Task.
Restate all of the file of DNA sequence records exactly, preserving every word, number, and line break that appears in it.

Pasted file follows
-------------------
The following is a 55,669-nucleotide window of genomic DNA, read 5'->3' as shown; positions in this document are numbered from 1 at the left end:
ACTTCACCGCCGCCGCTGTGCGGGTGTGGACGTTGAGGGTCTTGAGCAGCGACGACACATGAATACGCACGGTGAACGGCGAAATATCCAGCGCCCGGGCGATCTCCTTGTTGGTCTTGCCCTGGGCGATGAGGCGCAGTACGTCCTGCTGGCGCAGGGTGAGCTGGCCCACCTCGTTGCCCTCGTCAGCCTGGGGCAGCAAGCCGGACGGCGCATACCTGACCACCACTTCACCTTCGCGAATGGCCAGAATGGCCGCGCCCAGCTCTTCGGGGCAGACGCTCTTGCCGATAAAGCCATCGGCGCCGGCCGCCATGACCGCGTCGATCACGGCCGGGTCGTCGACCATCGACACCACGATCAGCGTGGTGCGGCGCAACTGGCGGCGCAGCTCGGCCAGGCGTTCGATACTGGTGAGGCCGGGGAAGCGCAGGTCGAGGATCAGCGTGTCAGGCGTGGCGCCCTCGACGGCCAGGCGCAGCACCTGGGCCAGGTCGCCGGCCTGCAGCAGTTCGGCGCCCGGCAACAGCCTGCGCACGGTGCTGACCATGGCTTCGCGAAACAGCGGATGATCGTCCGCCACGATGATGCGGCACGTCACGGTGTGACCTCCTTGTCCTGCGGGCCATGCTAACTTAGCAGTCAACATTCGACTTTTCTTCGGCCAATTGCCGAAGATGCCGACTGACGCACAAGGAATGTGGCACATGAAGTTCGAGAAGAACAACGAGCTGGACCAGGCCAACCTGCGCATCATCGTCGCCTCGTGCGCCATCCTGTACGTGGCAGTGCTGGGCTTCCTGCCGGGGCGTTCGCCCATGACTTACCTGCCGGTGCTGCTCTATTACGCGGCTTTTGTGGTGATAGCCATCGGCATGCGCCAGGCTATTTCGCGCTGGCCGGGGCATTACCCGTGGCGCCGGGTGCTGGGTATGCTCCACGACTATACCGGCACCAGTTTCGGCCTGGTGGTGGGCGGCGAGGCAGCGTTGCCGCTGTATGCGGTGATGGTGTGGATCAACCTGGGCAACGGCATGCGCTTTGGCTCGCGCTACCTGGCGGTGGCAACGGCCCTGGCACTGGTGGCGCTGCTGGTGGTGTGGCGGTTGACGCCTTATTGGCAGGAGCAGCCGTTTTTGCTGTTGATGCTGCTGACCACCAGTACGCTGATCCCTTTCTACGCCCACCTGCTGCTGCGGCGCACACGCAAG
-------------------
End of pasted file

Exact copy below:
The following is a 55,669-nucleotide window of genomic DNA, read 5'->3' as shown; positions in this document are numbered from 1 at the left end:
ACTTCACCGCCGCCGCTGTGCGGGTGTGGACGTTGAGGGTCTTGAGCAGCGACGACACATGAATACGCACGGTGAACGGCGAAATATCCAGCGCCCGGGCGATCTCCTTGTTGGTCTTGCCCTGGGCGATGAGGCGCAGTACGTCCTGCTGGCGCAGGGTGAGCTGGCCCACCTCGTTGCCCTCGTCAGCCTGGGGCAGCAAGCCGGACGGCGCATACCTGACCACCACTTCACCTTCGCGAATGGCCAGAATGGCCGCGCCCAGCTCTTCGGGGCAGACGCTCTTGCCGATAAAGCCATCGGCGCCGGCCGCCATGACCGCGTCGATCACGGCCGGGTCGTCGACCATCGACACCACGATCAGCGTGGTGCGGCGCAACTGGCGGCGCAGCTCGGCCAGGCGTTCGATACTGGTGAGGCCGGGGAAGCGCAGGTCGAGGATCAGCGTGTCAGGCGTGGCGCCCTCGACGGCCAGGCGCAGCACCTGGGCCAGGTCGCCGGCCTGCAGCAGTTCGGCGCCCGGCAACAGCCTGCGCACGGTGCTGACCATGGCTTCGCGAAACAGCGGATGATCGTCCGCCACGATGATGCGGCACGTCACGGTGTGACCTCCTTGTCCTGCGGGCCATGCTAACTTAGCAGTCAACATTCGACTTTTCTTCGGCCAATTGCCGAAGATGCCGACTGACGCACAAGGAATGTGGCACATGAAGTTCGAGAAGAACAACGAGCTGGACCAGGCCAACCTGCGCATCATCGTCGCCTCGTGCGCCATCCTGTACGTGGCAGTGCTGGGCTTCCTGCCGGGGCGTTCGCCCATGACTTACCTGCCGGTGCTGCTCTATTACGCGGCTTTTGTGGTGATAGCCATCGGCATGCGCCAGGCTATTTCGCGCTGGCCGGGGCATTACCCGTGGCGCCGGGTGCTGGGTATGCTCCACGACTATACCGGCACCAGTTTCGGCCTGGTGGTGGGCGGCGAGGCAGCGTTGCCGCTGTATGCGGTGATGGTGTGGATCAACCTGGGCAACGGCATGCGCTTTGGCTCGCGCTACCTGGCGGTGGCAACGGCCCTGGCACTGGTGGCGCTGCTGGTGGTGTGGCGGTTGACGCCTTATTGGCAGGAGCAGCCGTTTTTGCTGTTGATGCTGCTGACCACCAGTACGCTGATCCCTTTCTACGCCCACCTGCTGCTGCGGCGCACACGCAAG